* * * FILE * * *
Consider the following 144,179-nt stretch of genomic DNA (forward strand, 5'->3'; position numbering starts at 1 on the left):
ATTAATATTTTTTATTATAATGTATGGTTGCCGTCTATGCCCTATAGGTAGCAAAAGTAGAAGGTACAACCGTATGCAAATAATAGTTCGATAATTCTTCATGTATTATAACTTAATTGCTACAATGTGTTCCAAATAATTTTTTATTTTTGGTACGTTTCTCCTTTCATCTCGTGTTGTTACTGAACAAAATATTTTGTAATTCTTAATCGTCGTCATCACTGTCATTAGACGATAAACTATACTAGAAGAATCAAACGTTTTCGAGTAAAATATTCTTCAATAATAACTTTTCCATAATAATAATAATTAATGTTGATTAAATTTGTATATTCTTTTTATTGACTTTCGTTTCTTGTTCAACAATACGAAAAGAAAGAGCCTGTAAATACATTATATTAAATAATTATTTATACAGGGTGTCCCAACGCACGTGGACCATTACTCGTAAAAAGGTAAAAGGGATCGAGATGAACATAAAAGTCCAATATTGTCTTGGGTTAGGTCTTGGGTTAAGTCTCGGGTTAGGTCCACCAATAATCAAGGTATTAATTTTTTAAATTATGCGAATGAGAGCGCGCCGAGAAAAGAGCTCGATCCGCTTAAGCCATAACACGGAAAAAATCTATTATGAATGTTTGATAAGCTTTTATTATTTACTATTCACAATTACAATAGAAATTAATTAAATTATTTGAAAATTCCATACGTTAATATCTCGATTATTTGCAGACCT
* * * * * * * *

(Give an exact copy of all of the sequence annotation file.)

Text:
Consider the following 144,179-nt stretch of genomic DNA (forward strand, 5'->3'; position numbering starts at 1 on the left):
ATTAATATTTTTTATTATAATGTATGGTTGCCGTCTATGCCCTATAGGTAGCAAAAGTAGAAGGTACAACCGTATGCAAATAATAGTTCGATAATTCTTCATGTATTATAACTTAATTGCTACAATGTGTTCCAAATAATTTTTTATTTTTGGTACGTTTCTCCTTTCATCTCGTGTTGTTACTGAACAAAATATTTTGTAATTCTTAATCGTCGTCATCACTGTCATTAGACGATAAACTATACTAGAAGAATCAAACGTTTTCGAGTAAAATATTCTTCAATAATAACTTTTCCATAATAATAATAATTAATGTTGATTAAATTTGTATATTCTTTTTATTGACTTTCGTTTCTTGTTCAACAATACGAAAAGAAAGAGCCTGTAAATACATTATATTAAATAATTATTTATACAGGGTGTCCCAACGCACGTGGACCATTACTCGTAAAAAGGTAAAAGGGATCGAGATGAACATAAAAGTCCAATATTGTCTTGGGTTAGGTCTTGGGTTAAGTCTCGGGTTAGGTCCACCAATAATCAAGGTATTAATTTTTTAAATTATGCGAATGAGAGCGCGCCGAGAAAAGAGCTCGATCCGCTTAAGCCATAACACGGAAAAAATCTATTATGAATGTTTGATAAGCTTTTATTATTTACTATTCACAATTACAATAGAAATTAATTAAATTATTTGAAAATTCCATACGTTAATATCTCGATTATTTGCAGACCT